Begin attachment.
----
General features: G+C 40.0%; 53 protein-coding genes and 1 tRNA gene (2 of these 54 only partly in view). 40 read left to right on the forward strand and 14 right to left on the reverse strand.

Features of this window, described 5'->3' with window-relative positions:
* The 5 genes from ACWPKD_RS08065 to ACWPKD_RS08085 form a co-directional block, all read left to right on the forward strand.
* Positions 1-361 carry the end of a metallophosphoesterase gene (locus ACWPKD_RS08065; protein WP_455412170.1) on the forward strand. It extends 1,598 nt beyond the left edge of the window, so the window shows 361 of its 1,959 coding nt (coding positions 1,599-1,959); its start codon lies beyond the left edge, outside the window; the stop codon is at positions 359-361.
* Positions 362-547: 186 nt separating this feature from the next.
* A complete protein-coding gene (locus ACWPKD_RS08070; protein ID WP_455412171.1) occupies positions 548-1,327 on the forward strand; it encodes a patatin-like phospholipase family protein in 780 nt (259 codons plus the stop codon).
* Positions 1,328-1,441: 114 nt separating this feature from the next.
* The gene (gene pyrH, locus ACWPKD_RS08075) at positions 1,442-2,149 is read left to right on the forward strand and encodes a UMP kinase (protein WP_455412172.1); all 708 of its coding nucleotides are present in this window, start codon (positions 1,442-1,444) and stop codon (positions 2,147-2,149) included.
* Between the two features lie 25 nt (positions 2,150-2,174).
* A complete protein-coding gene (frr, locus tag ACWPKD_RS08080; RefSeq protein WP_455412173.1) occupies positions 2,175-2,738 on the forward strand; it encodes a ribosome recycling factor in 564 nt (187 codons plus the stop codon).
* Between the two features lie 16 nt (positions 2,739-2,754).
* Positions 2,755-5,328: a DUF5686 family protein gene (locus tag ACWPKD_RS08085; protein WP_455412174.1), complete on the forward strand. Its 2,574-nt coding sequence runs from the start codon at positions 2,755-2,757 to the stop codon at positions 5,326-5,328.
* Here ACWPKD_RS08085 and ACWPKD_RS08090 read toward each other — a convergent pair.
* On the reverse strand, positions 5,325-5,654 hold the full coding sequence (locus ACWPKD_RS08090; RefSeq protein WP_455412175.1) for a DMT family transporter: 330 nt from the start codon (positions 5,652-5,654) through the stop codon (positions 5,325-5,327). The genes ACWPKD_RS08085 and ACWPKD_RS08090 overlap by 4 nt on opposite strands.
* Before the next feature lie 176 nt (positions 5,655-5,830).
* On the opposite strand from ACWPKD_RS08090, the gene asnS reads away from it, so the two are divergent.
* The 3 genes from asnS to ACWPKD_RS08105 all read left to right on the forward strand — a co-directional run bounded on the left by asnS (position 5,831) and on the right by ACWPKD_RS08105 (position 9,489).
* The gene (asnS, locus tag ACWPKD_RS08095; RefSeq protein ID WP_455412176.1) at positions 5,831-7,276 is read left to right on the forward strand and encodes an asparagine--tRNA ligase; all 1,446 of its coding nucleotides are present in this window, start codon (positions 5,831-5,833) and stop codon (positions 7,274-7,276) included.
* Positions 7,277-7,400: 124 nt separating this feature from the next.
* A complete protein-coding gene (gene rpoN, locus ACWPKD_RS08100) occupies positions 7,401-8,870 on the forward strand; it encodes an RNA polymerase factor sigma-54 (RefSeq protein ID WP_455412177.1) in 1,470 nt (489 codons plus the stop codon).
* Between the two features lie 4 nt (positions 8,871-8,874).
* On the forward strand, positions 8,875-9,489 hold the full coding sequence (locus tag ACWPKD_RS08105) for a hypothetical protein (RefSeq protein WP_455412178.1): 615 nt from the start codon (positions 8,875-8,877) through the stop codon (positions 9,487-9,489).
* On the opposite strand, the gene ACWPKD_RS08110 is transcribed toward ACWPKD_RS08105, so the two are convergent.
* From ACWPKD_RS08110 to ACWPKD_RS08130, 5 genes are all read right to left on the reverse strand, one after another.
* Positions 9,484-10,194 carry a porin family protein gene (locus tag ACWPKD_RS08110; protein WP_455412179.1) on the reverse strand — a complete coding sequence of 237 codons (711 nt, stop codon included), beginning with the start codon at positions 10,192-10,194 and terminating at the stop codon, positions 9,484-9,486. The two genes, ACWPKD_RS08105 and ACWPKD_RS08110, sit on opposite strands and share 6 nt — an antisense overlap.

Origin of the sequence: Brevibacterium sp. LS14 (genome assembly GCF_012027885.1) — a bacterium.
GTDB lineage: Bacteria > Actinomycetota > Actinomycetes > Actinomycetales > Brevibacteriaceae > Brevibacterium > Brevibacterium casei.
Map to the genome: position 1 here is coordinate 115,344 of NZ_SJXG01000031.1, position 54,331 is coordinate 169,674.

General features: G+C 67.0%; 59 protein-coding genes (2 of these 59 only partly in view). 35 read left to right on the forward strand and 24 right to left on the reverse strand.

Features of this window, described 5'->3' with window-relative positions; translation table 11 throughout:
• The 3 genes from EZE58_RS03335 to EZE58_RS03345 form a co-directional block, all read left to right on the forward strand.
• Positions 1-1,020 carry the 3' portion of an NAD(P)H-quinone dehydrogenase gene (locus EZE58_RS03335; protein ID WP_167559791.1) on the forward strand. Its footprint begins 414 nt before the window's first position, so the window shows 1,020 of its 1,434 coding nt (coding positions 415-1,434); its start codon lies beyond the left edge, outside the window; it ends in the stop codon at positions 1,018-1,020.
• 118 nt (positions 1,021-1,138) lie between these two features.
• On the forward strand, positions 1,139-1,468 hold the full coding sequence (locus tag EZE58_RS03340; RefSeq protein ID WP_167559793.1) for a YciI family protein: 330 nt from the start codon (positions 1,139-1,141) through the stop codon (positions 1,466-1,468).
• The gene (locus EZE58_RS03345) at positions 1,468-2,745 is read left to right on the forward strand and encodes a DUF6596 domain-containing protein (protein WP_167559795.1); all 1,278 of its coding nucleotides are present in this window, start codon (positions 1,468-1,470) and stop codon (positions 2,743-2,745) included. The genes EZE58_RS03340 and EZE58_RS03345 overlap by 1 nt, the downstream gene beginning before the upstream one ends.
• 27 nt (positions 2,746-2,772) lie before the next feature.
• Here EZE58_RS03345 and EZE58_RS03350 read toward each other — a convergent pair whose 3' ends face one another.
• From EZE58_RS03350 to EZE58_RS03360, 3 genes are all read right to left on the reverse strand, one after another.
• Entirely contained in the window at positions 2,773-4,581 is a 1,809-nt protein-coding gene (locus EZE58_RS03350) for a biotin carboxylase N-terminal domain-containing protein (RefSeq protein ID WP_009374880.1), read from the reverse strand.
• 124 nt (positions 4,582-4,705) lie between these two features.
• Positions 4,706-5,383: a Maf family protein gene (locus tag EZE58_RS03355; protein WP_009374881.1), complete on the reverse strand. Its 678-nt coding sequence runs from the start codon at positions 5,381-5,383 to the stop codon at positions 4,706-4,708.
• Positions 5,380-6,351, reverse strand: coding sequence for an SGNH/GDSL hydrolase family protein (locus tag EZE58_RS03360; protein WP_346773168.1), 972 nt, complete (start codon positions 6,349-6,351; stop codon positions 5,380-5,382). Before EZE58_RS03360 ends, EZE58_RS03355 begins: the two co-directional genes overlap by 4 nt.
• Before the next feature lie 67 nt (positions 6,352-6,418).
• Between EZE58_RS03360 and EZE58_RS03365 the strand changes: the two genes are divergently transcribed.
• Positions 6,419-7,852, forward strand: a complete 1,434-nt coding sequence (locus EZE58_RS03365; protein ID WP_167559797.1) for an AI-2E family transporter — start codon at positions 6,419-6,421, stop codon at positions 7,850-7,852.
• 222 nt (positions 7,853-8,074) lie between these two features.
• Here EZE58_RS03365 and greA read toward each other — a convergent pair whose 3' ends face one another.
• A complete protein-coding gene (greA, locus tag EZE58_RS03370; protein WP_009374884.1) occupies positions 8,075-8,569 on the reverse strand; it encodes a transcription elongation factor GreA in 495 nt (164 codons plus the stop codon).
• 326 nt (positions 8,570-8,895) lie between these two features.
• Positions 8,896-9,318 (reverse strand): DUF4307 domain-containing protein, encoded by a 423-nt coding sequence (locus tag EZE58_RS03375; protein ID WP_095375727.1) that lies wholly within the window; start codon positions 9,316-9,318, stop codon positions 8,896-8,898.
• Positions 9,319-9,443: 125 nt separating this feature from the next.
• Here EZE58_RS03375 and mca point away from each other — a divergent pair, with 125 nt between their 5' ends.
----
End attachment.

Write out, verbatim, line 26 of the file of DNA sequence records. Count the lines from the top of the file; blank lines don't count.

Origin of the sequence: Brevibacterium sp. LS14 (genome assembly GCF_012027885.1) — a bacterium.